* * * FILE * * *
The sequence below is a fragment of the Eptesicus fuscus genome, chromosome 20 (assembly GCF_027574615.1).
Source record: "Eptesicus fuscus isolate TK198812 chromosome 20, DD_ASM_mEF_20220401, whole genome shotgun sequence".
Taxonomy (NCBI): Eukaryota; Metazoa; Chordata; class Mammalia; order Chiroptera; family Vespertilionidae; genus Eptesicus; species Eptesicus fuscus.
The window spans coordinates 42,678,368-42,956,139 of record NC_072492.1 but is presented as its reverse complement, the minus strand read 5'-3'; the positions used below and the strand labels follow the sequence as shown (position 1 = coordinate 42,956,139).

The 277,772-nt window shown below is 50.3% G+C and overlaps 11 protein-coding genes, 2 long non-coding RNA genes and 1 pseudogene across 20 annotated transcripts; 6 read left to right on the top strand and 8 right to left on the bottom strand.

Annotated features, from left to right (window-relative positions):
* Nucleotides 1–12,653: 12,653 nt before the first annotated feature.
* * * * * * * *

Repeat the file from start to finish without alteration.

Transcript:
The sequence below is a fragment of the Eptesicus fuscus genome, chromosome 20 (assembly GCF_027574615.1).
Source record: "Eptesicus fuscus isolate TK198812 chromosome 20, DD_ASM_mEF_20220401, whole genome shotgun sequence".
Taxonomy (NCBI): Eukaryota; Metazoa; Chordata; class Mammalia; order Chiroptera; family Vespertilionidae; genus Eptesicus; species Eptesicus fuscus.
The window spans coordinates 42,678,368-42,956,139 of record NC_072492.1 but is presented as its reverse complement, the minus strand read 5'-3'; the positions used below and the strand labels follow the sequence as shown (position 1 = coordinate 42,956,139).

The 277,772-nt window shown below is 50.3% G+C and overlaps 11 protein-coding genes, 2 long non-coding RNA genes and 1 pseudogene across 20 annotated transcripts; 6 read left to right on the top strand and 8 right to left on the bottom strand.

Annotated features, from left to right (window-relative positions):
* Nucleotides 1–12,653: 12,653 nt before the first annotated feature.